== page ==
Monday Jazz Jam shines spotlight on aspiring talent

World Cafe Live offers a night of free jazz to musicians and diners once-a-week.

Marcell Bellinger plays the trumpet for World Cafe Live. Bellinger also works as a jazz teacher, mentoring young trumpet players. | JD Mousley TTN
Marcell Bellinger plays the trumpet for World Cafe Live. Bellinger also works as a jazz teacher, mentoring young trumpet players. | JD Mousley TTN

The sound of a strumming bass spills from the cafe, followed by a piano’s melody and the soft, steady beat of drums. It can only mean one thing: it’s Monday night at University City’s World Cafe Live.

The venue’s upstairs cafe is transformed into a modern jazz club once a week for Monday Jazz Jam, a free event for musicians and audience members alike to hear a variety of instrumental and vocal jazz music.

Christianna LaBuz, the programming manager at World Cafe Live, sees the Monday Jazz Jam as an opportunity to showcase talent and give back to the venue’s audience for its support.

“World Cafe Live thinks it’s important to showcase local talent because we’re located in Philly, which has one of the best music scenes in the country,” LaBuz said. “We wouldn’t be here without the love and support of our WCL music family, the folks whose smiling faces we see regularly, both on stage as performers and offstage in the audience as fans.”

The night begins with two songs by the house band, led by Marcell Bellinger, who received his bachelor’s degree in music from Temple. During the first two songs, vocalists and instrumentalists can sign up for a time slot in the evening’s showcase.

Vocalists step up to the microphone to perform standard jazz songs with the live band, while instrumentalists are interchanged with members of the house band, giving them the chance to play with other local musicians.

Among these performers are two vocalists who are no strangers to the Jazz Jam, Lauren Stephens and Catherine LaVelle. Both study vocal performance at the University of the Arts.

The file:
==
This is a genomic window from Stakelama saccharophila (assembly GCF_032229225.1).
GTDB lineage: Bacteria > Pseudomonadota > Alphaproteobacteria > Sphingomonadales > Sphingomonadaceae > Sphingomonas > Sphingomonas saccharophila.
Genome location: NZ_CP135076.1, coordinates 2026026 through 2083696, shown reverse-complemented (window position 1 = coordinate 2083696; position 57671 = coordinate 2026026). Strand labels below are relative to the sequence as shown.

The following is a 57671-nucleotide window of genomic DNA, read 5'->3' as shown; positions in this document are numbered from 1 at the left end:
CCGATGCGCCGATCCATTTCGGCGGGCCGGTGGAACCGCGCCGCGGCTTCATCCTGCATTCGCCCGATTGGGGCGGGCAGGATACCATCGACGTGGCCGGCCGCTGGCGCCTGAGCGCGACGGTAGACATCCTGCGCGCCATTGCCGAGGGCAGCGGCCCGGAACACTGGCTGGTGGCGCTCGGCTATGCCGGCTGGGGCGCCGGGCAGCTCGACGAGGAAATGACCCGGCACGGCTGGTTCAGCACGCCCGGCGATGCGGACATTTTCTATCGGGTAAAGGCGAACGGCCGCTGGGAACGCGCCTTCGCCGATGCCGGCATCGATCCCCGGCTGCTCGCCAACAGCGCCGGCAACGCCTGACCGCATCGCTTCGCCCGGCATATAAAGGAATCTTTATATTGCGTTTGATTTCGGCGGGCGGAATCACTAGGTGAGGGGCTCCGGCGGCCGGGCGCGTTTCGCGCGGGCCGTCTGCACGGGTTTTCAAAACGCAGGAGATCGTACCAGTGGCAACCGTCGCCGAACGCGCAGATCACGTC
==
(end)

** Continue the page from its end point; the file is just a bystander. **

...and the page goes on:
Stephens, a senior at University of the Arts, said the evening of jazz has been beneficial for her musical career.

“It’s an easy way to practice for us and do some tunes we don’t get to do all the time,” Stephens said.

LaVelle, a junior, said she appreciates the laid back, supportive atmosphere the venue provides.

“No one’s going to yell at you if you forget the words here,” LaVelle said.

Stephens and LaVelle both use the Jazz Jam as an opportunity to network with other performers, and receive feedback.

Chelsea Reed and the Fair Weather Five were named number two on the 2014 “Top Philly Music Discoveries” list by John Vettese, editor of WXPN’s “The Key.”

Reed, the band’s lead singer and a Temple alumna, said each band member has performed at the Jazz Jam because there is no age requirement, as most jam sessions are 21 and older.

“It’s a great way to meet other musicians in the city and kind of ‘audition’ yourself for them,” Reed said. “I started out in Philly singing at those Monday nights, working on my soloing and building up my repertoire.”

Since each individually tried their hand at the Jazz Jam, the band has gone on to perform shows at WCL and other popular venues in the city.

The Jazz Jam has also attracted a devoted weekly audience including Kira Antoine, a student at Rutgers University interning at Drexel for the summer. As a fan of jazz music, Antoine said Jazz Jam is a great start to her week.

“I go to open mics a lot at home, and this came up here so wthat’s how I started coming,” Antoine said. “I love jazz and I like to listen to it.”

Logan Beck can be reached at

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